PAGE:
Year 12 is the culmination of all your schooling thus far. There’s a lot of pressure from parents, teachers and friends to get a strong ATAR. Fortunately, there’s plenty you can do to stay healthy, study effectively and crush it. Let’s crack on.
Make study plans
You’ll have deadlines flying at you thick and fast as soon as you start. The best way to deal with competing priorities without getting overwhelmed is by taking them one at a time. Get a calendar, diary, planner or simply a sheet of paper and note down your upcoming assessments, complete with details like the criteria you’ll be graded on and task specifications. Use online resources to set up with weekly alerts before deadlines, like Google Calendar. Once you have recorded everything you need to do, it’ll be much easier to visualise what needs to be done first.
For bonus points, you could estimate how long it’ll take you to complete each task. If you’ve got no idea, ask your teachers; they’ve likely handed out these assignments fifty times already and have a good idea. Be careful though; studies show humans are notoriously bad at estimating how long things take. This is known as the ‘planning fallacy’, so if you want to be extra safe, take your original time estimates… and double them! This habit will help you out all through year 12. More often than not, you’ll thank yourself for the extra time.
Planning is especially important for exam periods. Once you know your exam timetable and what material will be covered, build a realistic study timetable. You should weigh your time in favour of subjects or topics you’re weaker at, but be careful not to go over the time you budget. Otherwise you’re eating into study time for other things.
Learn how to learn
One thing many students struggle to master is the art of learning effectively. People learn and absorb information in different ways, so understanding what works for you is really important. Here are some tips to make all that knowledge stick:
Supplement your learning. If your teachers and textbooks aren’t enough for you to understand a concept, go online and find someone explaining it differently. Putting in the extra effort to thoroughly understand the key concepts for all your subjects early in the year will be a great benefit to you later on.
Practise. You’ve been told this since you were little, but it’s still true today. If you’re in a mind-bending subject like Physics or Chemistry, just listening to someone talk won’t help you retain knowledge in your long-term memory. Answering practice questions (lots of them!) continuously throughout the year will help cement your understanding. If your textbook’s out of problems, don’t be afraid to scout for more online or ask your teacher to give you extras.
Take active breaks. It can be tempting to just power through when the pressure’s on, but for some people it’ll do more harm than good. Making time to get away from your desk and doing something entirely different, like a short walk or just standing outside, can help you stay focused when you return. Some advocate for a 5-minute break every 25 minutes, while others a 17-minute break every 52 minutes. The scientific jury is out as to what’s correct, so experiment to see what’s right for you!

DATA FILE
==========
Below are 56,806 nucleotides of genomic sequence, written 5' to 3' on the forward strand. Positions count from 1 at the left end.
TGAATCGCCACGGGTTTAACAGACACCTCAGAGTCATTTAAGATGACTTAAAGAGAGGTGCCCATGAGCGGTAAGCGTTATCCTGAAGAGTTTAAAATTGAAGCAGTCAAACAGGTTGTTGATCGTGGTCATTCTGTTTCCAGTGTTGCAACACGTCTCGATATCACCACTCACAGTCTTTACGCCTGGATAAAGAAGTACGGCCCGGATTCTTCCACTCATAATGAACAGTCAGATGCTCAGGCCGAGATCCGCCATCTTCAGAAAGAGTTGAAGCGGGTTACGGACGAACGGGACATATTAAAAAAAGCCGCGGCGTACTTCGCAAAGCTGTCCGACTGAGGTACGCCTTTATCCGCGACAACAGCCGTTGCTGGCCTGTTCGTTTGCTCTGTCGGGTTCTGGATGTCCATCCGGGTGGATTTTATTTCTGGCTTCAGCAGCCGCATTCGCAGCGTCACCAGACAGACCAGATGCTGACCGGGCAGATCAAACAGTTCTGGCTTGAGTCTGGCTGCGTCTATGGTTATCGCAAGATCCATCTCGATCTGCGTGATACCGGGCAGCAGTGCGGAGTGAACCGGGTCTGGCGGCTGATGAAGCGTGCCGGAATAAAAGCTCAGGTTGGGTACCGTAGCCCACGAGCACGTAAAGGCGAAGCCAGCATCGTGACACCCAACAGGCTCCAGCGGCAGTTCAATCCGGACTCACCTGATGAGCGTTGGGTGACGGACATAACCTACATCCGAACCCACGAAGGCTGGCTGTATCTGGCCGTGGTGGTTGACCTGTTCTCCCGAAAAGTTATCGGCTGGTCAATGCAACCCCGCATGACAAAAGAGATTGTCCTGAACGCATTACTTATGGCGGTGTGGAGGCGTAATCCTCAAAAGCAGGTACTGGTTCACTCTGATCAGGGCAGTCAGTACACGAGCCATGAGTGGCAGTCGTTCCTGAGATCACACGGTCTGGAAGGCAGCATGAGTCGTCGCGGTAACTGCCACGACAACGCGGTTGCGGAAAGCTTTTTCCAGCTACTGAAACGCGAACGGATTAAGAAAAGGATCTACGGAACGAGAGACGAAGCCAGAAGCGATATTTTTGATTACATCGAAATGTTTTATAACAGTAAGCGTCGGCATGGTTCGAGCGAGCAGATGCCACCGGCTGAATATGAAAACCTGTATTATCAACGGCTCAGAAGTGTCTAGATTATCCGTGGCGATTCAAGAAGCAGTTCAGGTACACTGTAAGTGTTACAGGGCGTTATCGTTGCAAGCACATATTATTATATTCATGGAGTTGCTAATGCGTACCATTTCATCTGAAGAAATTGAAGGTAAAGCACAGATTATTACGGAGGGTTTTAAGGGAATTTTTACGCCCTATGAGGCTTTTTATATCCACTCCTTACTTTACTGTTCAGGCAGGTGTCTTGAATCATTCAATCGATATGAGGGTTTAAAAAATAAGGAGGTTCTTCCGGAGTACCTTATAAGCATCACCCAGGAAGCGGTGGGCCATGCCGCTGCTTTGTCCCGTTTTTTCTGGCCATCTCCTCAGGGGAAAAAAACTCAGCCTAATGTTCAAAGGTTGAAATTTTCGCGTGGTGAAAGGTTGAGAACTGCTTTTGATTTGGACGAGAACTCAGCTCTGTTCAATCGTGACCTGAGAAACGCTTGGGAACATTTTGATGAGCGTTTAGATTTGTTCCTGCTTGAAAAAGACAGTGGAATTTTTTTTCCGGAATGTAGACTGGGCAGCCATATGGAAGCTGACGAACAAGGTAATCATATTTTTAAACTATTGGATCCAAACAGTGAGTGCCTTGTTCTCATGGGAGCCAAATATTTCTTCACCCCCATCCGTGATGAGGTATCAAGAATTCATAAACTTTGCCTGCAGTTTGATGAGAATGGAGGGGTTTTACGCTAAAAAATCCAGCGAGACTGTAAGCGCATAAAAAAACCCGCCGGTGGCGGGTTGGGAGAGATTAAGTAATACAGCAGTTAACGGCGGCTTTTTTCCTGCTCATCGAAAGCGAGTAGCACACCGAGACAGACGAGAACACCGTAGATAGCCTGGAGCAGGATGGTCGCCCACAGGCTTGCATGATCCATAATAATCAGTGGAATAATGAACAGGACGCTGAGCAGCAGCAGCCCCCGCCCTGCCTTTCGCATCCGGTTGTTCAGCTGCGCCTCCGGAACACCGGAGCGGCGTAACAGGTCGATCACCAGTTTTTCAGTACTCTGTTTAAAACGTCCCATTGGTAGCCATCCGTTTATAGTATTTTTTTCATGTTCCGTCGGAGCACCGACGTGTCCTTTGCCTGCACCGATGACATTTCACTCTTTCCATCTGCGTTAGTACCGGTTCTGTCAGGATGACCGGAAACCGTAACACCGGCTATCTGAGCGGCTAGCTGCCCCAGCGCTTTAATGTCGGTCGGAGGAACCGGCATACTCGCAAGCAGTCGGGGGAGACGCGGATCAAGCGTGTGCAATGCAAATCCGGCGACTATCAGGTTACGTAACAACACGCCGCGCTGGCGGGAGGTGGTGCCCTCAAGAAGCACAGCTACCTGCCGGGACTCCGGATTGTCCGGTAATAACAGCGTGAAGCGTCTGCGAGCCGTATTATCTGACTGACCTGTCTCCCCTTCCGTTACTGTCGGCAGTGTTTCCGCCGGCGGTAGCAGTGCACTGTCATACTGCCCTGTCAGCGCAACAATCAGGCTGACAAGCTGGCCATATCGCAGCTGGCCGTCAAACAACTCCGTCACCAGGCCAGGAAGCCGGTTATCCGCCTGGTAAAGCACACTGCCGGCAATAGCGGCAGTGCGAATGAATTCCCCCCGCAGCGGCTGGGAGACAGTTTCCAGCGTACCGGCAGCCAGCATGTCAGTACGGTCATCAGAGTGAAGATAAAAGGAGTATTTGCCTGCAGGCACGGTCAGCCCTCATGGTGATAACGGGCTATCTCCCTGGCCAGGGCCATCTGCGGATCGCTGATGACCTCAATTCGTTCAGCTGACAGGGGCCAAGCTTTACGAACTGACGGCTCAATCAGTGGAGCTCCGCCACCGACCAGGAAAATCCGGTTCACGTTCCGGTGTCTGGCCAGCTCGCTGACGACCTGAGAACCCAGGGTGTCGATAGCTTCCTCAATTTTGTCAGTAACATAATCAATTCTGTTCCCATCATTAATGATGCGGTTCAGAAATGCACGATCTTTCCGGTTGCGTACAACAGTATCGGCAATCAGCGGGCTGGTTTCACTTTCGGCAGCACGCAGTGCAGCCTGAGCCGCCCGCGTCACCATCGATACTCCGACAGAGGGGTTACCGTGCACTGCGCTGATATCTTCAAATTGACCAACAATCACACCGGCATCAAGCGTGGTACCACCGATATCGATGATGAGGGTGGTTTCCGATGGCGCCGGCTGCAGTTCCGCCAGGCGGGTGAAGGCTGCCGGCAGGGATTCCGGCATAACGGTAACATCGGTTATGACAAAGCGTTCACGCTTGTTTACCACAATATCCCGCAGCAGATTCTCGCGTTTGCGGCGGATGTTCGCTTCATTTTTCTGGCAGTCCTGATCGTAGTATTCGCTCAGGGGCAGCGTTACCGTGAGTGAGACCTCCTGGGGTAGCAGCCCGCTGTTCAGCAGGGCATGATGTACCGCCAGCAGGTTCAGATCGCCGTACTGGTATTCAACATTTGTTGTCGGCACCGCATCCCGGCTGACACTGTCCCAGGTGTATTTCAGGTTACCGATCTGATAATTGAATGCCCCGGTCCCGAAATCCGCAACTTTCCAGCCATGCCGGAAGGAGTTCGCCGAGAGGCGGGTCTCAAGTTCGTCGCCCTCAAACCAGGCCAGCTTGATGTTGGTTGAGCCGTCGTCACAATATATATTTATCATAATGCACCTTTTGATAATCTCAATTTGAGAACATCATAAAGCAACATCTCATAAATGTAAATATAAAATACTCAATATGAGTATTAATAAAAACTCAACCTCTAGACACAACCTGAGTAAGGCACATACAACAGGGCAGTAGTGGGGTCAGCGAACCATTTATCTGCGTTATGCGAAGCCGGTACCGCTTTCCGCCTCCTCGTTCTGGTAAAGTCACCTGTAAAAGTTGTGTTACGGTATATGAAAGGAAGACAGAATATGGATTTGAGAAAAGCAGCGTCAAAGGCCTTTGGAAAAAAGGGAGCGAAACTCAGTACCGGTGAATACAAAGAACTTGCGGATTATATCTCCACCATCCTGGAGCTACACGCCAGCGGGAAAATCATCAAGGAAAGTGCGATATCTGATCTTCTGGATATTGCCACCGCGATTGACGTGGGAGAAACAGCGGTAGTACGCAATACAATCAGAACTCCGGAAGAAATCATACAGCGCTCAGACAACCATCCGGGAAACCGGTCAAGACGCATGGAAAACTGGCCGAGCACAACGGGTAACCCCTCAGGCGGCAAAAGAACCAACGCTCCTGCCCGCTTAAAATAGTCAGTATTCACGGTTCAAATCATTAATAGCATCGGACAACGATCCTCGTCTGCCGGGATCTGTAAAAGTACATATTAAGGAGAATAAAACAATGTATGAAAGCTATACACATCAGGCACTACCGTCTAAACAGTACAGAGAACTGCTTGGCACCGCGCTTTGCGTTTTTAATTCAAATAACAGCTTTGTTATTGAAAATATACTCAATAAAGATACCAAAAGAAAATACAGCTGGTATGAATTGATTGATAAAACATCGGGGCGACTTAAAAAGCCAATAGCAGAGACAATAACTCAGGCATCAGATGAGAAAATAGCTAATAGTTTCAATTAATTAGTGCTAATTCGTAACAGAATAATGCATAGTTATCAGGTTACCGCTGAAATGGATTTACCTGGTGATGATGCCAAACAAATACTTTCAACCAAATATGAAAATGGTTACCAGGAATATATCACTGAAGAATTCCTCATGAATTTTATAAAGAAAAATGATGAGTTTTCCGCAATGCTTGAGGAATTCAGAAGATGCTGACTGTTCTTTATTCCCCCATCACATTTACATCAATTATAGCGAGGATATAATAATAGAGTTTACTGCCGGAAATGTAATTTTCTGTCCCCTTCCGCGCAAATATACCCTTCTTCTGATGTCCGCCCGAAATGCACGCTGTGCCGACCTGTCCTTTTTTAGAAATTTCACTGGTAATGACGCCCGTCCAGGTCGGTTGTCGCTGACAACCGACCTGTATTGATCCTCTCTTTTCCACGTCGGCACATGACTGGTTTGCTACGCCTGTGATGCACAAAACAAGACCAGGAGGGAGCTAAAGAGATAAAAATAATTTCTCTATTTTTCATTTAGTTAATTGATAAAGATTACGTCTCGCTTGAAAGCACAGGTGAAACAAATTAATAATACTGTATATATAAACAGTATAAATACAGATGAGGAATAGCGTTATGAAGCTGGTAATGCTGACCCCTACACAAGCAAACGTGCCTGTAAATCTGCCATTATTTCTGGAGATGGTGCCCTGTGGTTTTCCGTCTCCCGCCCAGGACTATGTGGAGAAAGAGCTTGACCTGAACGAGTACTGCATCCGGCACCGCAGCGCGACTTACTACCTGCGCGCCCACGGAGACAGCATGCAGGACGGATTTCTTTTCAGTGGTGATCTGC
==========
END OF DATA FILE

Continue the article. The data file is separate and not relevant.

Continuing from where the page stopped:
If you’re not feeling well, you’ll have a hard time performing. Here are a few essentials you’ll have heard a million times before, but we reckon it can’t hurt to repeat them.
Sleep. Almost everyone needs between eight to ten hours each night to stay sharp, otherwise you’ll end up looking for classes to nap in, which puts you behind, causing you to make up lost time at home, thus losing sleep, causing you to nap more in class and, well… you get it! This is also tied into planning. If you plan your after-school time well, you won’t have to worry about staying up all night to get things done.
Eat well. Especially in the morning. A bottle of soft drink won’t cut it! Toss some berries into your weetbix. Have some cashews with your yoghurt. You get the picture.
Exercise. Year 12 is an easy time to become sedentary. Making a conscious effort to go for a run, swim, or even just a 15-minute walk can make a world of difference. It’ll clear your head and your body will thank you.
Make time for friends
Everyone makes sacrifices during year 12. It’s a necessary part of the job. All the same, budget a bit of time for things you enjoy. Not just for necessities like five-minute study breaks or a quick run. Stay involved with your extracurricular activities (within reason) and do things with your friends. This is your last year of high school after all.
You’re free to stay in contact with your classmates, but high school is something pretty unique. For years you’ve seen these people daily. After year 12, you’ll all be going your separate ways and you may not speak to some of them again. Say a few kind words to classmates during band practice. Compliment someone on your footy team. Check in on your mates and listen to how they’re doing. Who knows? You might just help them crush year 12 too.